Court: U.S. District Court for the Southern District of New York
Date Filed: Aug. 14, 2020
Update: In an oral decision on Aug. 21, the U.S. District Court for the Southern District of New York rejected the unions’ petition for a preliminary injunction. Specifically, the Court noted that the police unions had cited no examples which lend credence to their claim that publicizing these records will create a risk of harm to police officers. In its decision, the Court discussed the Citizens Police Data Project, a searchable database of police disciplinary records of Chicago’s police officers, and touched on the value that such databases have for the public. The Court carved out a narrow exception to its ruling for a specific subset of records that may implicate collective bargaining agreements.
Background: In June 2020, New York lawmakers repealed Section 50-a of the state’s Civil Rights Law, a provision used to shield police misconduct records from public scrutiny. New York’s fire and police unions then sued the mayor of New York and other city entities to bar them from publishing the records.
While awaiting the resolution of the suit, the unions sought a preliminary injunction to delay the release of “non-final” and “unsubstantiated” allegations of police misconduct.
Our Position: The district court should deny the preliminary injunction sought by the unions.
- Journalists and news organizations need timely access to police misconduct records in order to engage in analysis and reporting on law enforcement in New York.
- The unions have not demonstrated that their case is likely to succeed on the merits.
Quote: “Ensuring timely, meaningful, public access to the records at issue here is precisely what the New York Legislature intended when it repealed Section 50-a. And when journalists are able to scrutinize such records, which speak to the conduct of law enforcement personnel, they can tell stories that have a powerful impact on communities.”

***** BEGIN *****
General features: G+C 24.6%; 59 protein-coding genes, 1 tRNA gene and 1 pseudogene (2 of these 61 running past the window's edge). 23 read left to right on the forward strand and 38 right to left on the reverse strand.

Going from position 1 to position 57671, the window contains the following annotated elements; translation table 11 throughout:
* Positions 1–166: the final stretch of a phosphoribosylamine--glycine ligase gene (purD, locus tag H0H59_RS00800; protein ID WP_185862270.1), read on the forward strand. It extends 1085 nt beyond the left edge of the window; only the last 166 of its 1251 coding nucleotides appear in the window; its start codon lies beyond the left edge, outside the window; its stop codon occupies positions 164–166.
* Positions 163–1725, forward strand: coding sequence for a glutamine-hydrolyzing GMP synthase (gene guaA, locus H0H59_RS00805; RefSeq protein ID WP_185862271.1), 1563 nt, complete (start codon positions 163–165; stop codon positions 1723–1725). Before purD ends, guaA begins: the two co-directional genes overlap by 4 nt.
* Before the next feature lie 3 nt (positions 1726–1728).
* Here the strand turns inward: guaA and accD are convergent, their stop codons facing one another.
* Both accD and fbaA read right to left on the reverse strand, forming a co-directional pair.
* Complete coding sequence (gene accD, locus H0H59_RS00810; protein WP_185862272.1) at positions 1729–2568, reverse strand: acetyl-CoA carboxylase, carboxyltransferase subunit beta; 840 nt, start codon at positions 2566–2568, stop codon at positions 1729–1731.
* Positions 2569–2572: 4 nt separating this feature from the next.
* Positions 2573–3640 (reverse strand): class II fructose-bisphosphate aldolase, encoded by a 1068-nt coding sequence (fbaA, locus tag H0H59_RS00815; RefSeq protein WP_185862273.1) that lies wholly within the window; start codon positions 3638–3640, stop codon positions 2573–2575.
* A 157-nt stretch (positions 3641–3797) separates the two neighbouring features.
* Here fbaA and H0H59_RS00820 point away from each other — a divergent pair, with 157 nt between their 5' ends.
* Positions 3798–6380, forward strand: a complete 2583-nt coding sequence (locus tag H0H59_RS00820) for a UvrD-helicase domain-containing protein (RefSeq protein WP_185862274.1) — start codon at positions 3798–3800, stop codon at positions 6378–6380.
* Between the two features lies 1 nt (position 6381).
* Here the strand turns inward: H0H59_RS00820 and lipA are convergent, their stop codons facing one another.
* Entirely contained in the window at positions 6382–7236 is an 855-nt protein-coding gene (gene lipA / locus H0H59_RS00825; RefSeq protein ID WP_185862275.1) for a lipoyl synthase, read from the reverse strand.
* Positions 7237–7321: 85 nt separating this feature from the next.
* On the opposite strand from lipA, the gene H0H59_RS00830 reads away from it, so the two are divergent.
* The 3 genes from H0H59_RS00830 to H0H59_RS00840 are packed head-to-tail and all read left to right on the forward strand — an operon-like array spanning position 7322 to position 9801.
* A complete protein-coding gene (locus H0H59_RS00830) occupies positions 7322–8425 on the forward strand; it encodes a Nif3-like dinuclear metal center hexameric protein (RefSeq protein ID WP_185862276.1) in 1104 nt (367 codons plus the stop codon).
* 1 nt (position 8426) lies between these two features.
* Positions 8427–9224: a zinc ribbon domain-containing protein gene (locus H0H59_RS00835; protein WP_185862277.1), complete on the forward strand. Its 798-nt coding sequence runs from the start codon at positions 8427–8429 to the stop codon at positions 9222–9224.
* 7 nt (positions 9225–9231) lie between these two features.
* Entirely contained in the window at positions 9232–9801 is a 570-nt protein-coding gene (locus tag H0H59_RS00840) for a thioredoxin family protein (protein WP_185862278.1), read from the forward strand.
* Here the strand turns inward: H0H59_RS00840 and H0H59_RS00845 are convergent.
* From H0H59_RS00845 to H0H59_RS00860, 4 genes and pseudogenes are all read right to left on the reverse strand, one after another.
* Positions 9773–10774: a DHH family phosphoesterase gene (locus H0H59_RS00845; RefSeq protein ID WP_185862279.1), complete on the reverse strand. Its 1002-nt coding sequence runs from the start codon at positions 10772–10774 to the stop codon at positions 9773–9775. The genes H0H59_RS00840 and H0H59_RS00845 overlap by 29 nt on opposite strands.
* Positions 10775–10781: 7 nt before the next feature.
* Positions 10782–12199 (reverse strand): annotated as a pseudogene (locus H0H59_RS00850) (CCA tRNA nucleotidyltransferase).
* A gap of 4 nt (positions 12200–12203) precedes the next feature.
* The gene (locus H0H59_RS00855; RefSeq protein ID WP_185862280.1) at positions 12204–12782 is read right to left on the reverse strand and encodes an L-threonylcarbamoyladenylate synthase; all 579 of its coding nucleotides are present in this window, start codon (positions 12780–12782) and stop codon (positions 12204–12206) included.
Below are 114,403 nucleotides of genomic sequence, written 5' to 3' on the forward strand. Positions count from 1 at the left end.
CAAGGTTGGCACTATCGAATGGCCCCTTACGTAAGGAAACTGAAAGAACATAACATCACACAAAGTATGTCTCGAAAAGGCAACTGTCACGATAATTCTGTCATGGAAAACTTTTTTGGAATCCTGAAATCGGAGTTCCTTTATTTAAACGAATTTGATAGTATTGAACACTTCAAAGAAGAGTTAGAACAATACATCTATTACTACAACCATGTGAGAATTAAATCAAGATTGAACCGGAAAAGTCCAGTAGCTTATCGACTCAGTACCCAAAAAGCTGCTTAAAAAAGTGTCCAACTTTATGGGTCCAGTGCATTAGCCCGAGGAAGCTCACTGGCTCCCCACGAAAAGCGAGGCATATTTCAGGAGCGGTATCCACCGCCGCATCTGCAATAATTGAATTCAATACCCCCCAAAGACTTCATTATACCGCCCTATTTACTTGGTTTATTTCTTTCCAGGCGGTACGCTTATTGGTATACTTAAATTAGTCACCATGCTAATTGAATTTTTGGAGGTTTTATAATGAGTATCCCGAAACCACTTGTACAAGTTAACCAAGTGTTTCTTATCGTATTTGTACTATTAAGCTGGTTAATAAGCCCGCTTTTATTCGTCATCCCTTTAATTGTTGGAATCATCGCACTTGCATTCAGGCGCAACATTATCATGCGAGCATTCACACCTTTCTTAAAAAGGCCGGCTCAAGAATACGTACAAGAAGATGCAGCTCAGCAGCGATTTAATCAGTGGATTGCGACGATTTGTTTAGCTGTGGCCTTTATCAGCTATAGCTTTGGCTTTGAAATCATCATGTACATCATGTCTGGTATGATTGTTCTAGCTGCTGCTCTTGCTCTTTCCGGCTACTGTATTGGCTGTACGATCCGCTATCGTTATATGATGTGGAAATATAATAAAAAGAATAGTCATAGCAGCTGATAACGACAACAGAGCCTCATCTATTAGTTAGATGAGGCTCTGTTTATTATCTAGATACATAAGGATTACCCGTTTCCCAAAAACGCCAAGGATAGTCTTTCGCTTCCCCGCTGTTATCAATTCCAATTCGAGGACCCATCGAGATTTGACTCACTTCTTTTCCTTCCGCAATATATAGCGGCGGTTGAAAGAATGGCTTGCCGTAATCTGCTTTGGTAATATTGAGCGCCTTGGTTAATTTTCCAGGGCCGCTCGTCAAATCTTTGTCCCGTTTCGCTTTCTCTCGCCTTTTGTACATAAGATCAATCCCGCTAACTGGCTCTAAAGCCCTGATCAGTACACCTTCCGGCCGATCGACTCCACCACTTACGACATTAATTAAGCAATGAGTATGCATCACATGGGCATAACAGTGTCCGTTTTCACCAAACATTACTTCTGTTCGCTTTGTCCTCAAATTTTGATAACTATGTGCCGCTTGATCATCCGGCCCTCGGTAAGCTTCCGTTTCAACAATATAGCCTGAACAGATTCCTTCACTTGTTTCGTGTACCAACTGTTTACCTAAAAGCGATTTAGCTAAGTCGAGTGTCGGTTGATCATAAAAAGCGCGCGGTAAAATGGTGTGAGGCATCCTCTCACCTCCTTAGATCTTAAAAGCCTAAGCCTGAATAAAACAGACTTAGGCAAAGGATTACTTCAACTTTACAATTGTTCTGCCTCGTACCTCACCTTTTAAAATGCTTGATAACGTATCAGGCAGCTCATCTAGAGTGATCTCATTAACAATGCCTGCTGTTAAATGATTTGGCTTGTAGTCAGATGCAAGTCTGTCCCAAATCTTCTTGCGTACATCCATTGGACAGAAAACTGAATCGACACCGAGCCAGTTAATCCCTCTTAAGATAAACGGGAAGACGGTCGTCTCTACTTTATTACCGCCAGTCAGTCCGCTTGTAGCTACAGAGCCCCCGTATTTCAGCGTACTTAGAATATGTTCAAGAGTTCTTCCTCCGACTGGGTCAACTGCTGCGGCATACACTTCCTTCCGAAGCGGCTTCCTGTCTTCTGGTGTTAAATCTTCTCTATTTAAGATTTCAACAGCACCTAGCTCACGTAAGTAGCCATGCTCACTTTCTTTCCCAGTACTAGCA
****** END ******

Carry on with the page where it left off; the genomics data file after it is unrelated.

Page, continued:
Related: Reporters Committee attorneys filed another friend-of-the-court brief in this case, urging the U.S. Court of Appeals for the Second Circuit to allow the New York Civil Liberties Union to publish a database of police misconduct records previously shielded by Section 50-a that the organization received through a public records request. The brief argues that enjoining the NYCLU from publishing the database amounts to an unconstitutional prior restraint.
Before New York lawmakers voted to repeal Section 50-a, the Reporters Committee had long advocated against the secrecy provision. In the wake of protests against police brutality earlier this summer, the Reporters Committee sent a letter to New York lawmakers urging them to repeal Section 50-a. Last year, the Reporters Committee submitted testimony to the New York Senate Standing Committee on Codes, arguing that 50-a “has been repeatedly invoked to override the presumption of government transparency that is fundamental to New York’s democratic system of government.” The testimony followed an op-ed Reporters Committee Legal Director Katie Townsend published in the New York Daily News, lamenting that the law “has morphed into a virtually impenetrable wall of secrecy.”
Back in 2016, the Reporters Committee led a coalition of media organizations in an unsuccessful fight to access the shielded disciplinary records for the white New York City police officer who killed 27-year-old Eric Garner with a fatal chokehold.